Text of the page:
Back in the day, MLK Day meant three-day weekends, class presentations, and relentlessly corny school assemblies—I recall one in particular that prominently featured interpretive dance. Now, it mostly just means three-day weekends. To celebrate yours in style, I suggest that the grown and sexy hit up Soul Gorilla's Body Rock at Chop Suey Sunday, January 15, featuring Mr. Supreme, Sabzi of Blue Scholars/Common Market, and Marc Sense on the decks. Among all the revelry—and the resultant laziness—do try to remember the reason some of you don't have to clock in for a day, a'ight?

Seattle-area rap fans are likely familiar with the popular Glitta and Madnmic showcase/battles—but not nearly as familiar as they are with the events' promoter, Tacoma native and Northwest man about town Sonny Thongoulay, sometimes called Kutcrome but better known by his nom de guerre Sonny Bonoho. Sonny is notorious for his wild stage shows and his equally unforgettable sartorial choices; the first time you see a dude with cornrows, pimp shades, cowboy boots, and a Coogi sweater, you're not likely to fuckin' forget him. What really sets dude aside, though, is a crazed, garbled rhyme style that doesn't sound remotely like anyone else; also, his original productions sport a mishmash of drum 'n' bass, bhangra, and dirty-South crunkedness that only accents the weirdness. To the skeptical first-time showgoers, Sonny's effect is often curiously, unexpectedly engaging—even if the crowd doesn't know what in the hell is going on, they're nonetheless drawn in. This very quality brought him to the regional finals of Amateur Night at the Apollo last year and scored him slots opening up for the likes of Snoop, BG, Master P, Devin the Dude, and Twista. After rocking countless bills throughout the land, and working on collaborations with such personages as E-40, Kurupt, and Humpty Hump of Digital Underground, Bonoho is presenting his new album, Life of a Backup Singer, with a CD release party at Chop Suey on Thursday, January 12. The event will be hosted by Bohagon of crunk kingpin Lil Jon's upstart BME Recordings, and features homegrown platinum producer Funkdaddy on the ones and twos. Come and check it out so you understand what the hell it is I'm talking about.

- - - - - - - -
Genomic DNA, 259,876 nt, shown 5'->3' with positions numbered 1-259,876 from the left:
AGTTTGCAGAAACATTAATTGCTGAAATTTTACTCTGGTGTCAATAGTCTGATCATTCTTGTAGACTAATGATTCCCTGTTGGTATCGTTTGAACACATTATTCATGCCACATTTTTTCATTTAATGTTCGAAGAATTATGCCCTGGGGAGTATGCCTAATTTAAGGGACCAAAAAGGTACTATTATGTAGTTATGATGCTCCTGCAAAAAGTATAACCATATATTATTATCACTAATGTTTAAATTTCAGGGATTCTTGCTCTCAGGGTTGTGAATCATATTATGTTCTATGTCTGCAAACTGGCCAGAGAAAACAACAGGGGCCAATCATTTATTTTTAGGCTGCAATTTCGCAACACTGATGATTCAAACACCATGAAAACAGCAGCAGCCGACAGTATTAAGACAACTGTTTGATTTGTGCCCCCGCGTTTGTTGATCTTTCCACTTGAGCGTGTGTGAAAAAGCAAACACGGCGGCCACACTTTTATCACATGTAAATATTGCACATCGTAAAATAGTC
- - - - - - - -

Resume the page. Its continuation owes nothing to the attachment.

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How'd your New Year's turn out? Me, I rang in midnight to the tune of "Stay Fly"—about a hundred fucking times; it's just that good. However, the man named Obie Trice—real name, no gimmicks—rung in his by getting shot in the face, in what is apparently a case of road rage, Motown style. Thankfully, Mr. Got Teeth is okay, and as of press time still has the slug under his skin. Now, I've always felt Trice was mad underrated, and often hoped he would find the success he so deserved, so I'm filled with a strange mix of gratification and sadness at the realization that this will doubtless do wonders for his sales this time around.

Washington Ensemble Theatre presents amber, a sensory installation set in the disco era
In this 30-minute multimedia experience, lights & sounds guide groups as they explore a series of immersive spaces.